|Home Is Where The Mart Is
By Tina Traster
December 19, 2009 -- Listen up, Realtors — I’ve got a tip for you. Forget curb appeal or the new bathroom or the hot tub on the deck.
Think food instead.
Plug the greenhouse or garden. Suggest carving out a vegetable patch where there is lawn. Mention the town’s weekly farmers’ market. When showing a house, drop names of nearby shops and restaurants selling healthy, organic, vegetarian, vegan, local, sustainable, gluten-free, pesticide-free, antibiotic-free whole foods.
Talk it up because food is having its “it” moment. It’s more relevant than granite counters and marble baths.
If I were looking to buy a house today, I’d take careful inventory of food offerings before putting down roots. Checking out local food sources is as vital as school rankings or making sure neighbors don’t keep vicious pit bulls.
We are entering into an age of enlightenment. Thanks to my heroes — food writers/ethicists Alice Waters, Michael Pollan, Eric Schlosser and others — Americans are conversing about what constitutes “food” as they never have before. Schlosser’s “Fast Food Nation: The Dark Side of the All-American Meal,” which was published in 2001, has been compared to Upton_Sinclair’s “The Jungle.” And here we are today: talking, thinking, debating about how we raise, buy and consume food.
In “Eating Animals,” of-the-moment literary darling Jonathan Safran Foer exposes the atrocities of factory farming. His book debuts on the heels of the terrifying documentary “Food, Inc.,” a true-life horror flick that shows how farm animals are raised and killed in inhumane and unhealthy ways.
These works, along with food crises like tainted spinach, salmonella in peanut butter and E. coli-contaminated meat, have many making the connection between where we live and how we eat. If you’re like my husband and me, you can plant a pesticide-free victory garden. Ours is not a show of patriotism; it is an effort to control how our food is grown.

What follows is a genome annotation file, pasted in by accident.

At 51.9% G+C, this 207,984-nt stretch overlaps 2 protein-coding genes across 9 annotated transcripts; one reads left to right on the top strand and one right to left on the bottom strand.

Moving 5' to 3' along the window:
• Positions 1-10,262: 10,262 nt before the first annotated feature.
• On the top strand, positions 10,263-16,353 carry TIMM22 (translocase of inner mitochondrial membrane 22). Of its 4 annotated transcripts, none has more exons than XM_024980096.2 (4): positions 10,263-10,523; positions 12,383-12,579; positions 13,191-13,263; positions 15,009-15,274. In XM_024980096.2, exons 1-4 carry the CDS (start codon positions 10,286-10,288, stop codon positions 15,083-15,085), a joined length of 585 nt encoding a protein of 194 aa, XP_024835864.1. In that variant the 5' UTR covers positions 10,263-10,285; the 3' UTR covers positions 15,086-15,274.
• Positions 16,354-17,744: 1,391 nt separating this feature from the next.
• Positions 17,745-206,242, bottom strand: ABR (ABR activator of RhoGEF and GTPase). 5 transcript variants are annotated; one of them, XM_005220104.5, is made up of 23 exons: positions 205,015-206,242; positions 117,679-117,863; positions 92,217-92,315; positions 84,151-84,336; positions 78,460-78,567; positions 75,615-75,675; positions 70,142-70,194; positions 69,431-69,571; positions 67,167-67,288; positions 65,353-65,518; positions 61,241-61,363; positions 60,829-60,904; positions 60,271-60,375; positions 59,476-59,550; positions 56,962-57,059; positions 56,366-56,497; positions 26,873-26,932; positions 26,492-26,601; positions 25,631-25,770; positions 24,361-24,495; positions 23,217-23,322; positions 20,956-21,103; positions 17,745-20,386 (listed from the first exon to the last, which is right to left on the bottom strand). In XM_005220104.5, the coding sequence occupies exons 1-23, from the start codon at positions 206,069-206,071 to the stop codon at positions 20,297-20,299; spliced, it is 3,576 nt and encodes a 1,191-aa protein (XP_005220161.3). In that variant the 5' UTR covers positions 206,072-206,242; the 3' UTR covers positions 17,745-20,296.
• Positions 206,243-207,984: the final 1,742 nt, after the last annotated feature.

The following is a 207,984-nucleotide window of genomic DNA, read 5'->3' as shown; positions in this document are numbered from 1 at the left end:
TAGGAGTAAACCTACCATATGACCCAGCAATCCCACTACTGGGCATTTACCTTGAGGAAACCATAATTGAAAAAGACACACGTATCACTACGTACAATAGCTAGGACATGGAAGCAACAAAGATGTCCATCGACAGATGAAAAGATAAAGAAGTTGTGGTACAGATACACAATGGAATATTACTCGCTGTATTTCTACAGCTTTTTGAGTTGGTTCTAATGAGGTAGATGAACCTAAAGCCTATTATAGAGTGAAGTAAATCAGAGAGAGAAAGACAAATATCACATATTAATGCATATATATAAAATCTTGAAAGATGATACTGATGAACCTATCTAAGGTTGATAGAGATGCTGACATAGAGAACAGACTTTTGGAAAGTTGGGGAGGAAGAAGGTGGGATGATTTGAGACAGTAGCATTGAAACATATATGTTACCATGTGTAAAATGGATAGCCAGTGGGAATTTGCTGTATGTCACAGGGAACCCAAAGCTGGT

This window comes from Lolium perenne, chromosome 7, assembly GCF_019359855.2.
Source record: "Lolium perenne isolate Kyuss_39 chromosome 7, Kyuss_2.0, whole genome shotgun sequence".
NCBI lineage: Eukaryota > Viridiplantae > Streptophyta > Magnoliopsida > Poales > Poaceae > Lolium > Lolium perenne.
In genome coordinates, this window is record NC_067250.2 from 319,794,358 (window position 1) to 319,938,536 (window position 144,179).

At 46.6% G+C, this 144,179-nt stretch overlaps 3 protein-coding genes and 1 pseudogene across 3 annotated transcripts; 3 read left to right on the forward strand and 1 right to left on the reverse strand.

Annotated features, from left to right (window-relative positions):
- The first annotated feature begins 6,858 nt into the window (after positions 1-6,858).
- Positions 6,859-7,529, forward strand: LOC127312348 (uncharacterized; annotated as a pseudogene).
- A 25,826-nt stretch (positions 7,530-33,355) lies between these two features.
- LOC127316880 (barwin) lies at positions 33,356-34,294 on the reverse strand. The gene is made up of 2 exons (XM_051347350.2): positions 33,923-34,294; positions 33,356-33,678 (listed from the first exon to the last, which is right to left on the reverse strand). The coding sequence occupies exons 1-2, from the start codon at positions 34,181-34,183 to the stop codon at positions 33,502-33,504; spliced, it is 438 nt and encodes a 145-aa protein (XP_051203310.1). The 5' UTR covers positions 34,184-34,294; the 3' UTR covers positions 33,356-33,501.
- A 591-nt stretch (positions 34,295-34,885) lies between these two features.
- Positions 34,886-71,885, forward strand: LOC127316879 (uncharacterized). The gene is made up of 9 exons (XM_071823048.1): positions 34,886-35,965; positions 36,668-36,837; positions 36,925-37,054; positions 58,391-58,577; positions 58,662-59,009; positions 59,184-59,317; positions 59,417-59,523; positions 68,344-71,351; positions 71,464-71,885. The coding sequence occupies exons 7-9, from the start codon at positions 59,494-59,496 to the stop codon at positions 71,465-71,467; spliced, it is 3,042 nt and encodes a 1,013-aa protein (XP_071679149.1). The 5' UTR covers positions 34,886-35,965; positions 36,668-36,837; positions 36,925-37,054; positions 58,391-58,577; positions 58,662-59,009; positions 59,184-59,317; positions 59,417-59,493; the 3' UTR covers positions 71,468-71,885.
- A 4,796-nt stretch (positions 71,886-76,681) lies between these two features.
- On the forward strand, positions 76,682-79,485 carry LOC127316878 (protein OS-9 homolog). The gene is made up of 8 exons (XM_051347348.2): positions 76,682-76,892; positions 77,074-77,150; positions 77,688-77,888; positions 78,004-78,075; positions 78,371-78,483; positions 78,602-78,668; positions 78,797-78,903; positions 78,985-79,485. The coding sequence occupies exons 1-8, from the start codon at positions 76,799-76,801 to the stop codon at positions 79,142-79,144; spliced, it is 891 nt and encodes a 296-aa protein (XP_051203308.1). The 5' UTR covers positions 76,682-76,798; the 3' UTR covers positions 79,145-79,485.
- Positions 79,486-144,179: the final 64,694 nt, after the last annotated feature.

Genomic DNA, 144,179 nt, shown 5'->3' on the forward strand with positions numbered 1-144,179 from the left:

For the past two years, we’ve grown enough garlic and onions to sustain ourselves year-round. This winter will be our first experiment with growing lettuce and herbs in our greenhouse, which we assembled from a kit.
Daytime temps inside it reach over 100 degrees in the winter. To combat night chill, my husband, known around these parts as Caractacus Potts (the inventor in “Chitty Chitty Bang Bang”), has jury-rigged some sort of heating system using water and tubes and gravity.
How a community thinks about food says a lot about its inhabitants. Food co-ops, community gardens, farmers markets and CSAs (Community Supported Agriculture) are signs of towns that get it.
When I bought my house four years ago, I took comfort in the lone health-food store on the corner of Broadway and Main in Nyack, a Hudson River town. For complete food shopping, I relied on a combination of trips to the farmers market from May through November, and Whole Foods in White Plains, a 15-minute drive.
An unexpected treat I discovered at Nyack’s farmers market is Shepherd Valley Creamery, which is a sheep-rearing operation in New Jersey that makes cheese, yogurt and butter. You think you know what butter should taste like until you’ve had butter that has not traveled thousands of miles to the supermarket shelf.
I’m sad when the farmers pull down their tents after Thanksgiving but slowly, surely, Nyack is becoming a cornucopia of good food. You can get vegan Caribbean-style food at Main Essentials or fresh-squeezed juice smoothies and hormone-free chicken at Amazon Juice Bar and Healthy Eatery or locally grown produce at True Food. The Mediterranean-style Art Café is meatless and organic.
All summer, I waited with anticipation for the opening of Old World Market, a smaller version of Whole Foods that replaced a Nissan dealership on Route 59.
Watching Nyack evolve into a food-conscious community tells me I chose well. And if I ever decide to pick up stakes, I will advertise a lovely farmhouse with a garden and greenhouse — surrounded by a bounty of good food.
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